I've often heard children say, "There's nothing to do today". I beg to differ. I'd like to inspire you to do something. Anything. Read. Bake. Hike. Fish. Plant. Sail. Climb. Play. Reach. Move. Laugh. Dream; and take time to sit with me on The Old Granite Step.

Monday, March 30, 2015

A Simple Painted Easter Egg

One of my most prized possessions is my collection of bird eggs.  It started over forty years ago when I found a whole robins egg in the yard.  I put it in a small box, kept it warm with a light bulb and waited....and waited....and waited.  No baby robin.  The egg stayed in that box for years.  While I was away at college, after I was married and after I had children, the egg was still in that box.  During this time however, I started picking up other eggs and pieces of other eggs.  Most of the time it's half and egg; I'm assuming the baby bird has begun his new life of flight.

Understandably, collecting bird eggs is not allowed in many places around the world.  Rest assured, my entire collection has been found on the ground!  I have since found a wonderful antique box with a glass top and my collection has blossomed into a piece of unique art.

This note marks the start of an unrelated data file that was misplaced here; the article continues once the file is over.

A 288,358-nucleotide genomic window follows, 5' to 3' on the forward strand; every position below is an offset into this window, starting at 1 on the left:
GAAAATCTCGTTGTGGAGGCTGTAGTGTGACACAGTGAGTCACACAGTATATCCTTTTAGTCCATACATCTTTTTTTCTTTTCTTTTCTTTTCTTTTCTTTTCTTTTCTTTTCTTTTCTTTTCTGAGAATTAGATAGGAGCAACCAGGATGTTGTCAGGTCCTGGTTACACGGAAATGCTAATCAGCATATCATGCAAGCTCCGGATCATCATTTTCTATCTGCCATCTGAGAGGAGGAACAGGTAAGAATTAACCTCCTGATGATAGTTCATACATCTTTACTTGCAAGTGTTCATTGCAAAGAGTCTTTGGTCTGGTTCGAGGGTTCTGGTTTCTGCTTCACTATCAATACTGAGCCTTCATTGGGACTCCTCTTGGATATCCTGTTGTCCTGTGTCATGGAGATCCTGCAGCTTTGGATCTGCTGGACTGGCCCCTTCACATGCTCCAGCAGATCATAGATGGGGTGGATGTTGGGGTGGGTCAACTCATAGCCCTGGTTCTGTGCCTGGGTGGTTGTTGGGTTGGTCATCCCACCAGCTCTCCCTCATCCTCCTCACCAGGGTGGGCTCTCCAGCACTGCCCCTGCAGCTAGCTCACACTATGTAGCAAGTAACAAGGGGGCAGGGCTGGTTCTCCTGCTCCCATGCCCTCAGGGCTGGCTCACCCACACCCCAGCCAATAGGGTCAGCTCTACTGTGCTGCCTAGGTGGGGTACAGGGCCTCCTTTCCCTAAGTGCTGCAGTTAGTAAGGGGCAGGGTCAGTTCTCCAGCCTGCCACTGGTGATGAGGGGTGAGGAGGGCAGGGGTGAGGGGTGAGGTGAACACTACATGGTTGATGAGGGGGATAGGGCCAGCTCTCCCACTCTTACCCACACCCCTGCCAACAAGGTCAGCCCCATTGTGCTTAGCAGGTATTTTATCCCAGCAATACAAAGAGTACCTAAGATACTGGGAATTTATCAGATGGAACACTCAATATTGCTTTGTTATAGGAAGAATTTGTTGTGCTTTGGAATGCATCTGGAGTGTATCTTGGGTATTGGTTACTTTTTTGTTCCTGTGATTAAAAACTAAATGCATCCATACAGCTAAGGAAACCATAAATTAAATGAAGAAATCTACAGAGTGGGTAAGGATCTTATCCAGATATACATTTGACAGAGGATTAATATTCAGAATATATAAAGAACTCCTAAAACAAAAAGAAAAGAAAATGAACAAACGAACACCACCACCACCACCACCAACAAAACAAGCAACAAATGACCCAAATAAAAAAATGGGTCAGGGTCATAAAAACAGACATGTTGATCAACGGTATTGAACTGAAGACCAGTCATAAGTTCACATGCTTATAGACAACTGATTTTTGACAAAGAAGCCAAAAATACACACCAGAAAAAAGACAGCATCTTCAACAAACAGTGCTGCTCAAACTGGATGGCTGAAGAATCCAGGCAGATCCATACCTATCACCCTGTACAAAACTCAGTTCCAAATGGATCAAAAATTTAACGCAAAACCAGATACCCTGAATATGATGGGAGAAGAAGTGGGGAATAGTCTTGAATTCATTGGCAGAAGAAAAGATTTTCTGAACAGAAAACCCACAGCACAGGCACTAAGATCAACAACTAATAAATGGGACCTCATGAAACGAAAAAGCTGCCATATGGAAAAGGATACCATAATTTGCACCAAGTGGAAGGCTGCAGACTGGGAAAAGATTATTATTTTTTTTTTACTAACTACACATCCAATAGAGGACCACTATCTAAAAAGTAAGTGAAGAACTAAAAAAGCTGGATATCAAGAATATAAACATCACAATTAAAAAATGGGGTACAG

Birds are unique among egg laying animals because of the variety of color patterns and sometimes spots or speckles.  I found it interesting to know that speckling is most pronounced in songbirds!

This is a wonderful time of year to celebrate the egg by making our own speckled eggs for decoration purposes.  I chose to use old fashioned "blown out" eggs.  You may prefer a method using a syringe or straw.  Directions for safely blowing out eggs can be found here.

Once the egg is hollow, dye it using a commercial egg dying kit or food coloring.  Remember, the egg will float once it's hollow.  Choose realistic, more natural colors or go crazy with brightly colored eggs!  Once the dye is dry, it's time to "speckle" it.
Set your egg in a box such as a shoebox. 
Using dark brown (or your choice of color) latex craft paint, tap the brush over the egg (without touching it) so the paint lands randomly on the egg.
Don't touch the egg with the brush, as you want to avoid brush strokes.  Once the first side is dry, turn it over and speckle the second side. 
Let the eggs dry completely before handling.
You've done it!  You've imitated nature in a way that's perfect for your spring decor.
Attach a ribbon with glue if you'd like to hang your egg.  Nests can be found at craft stores.  Display them throughout the year or carefully pack them up for next spring.

These make wonderful gifts!

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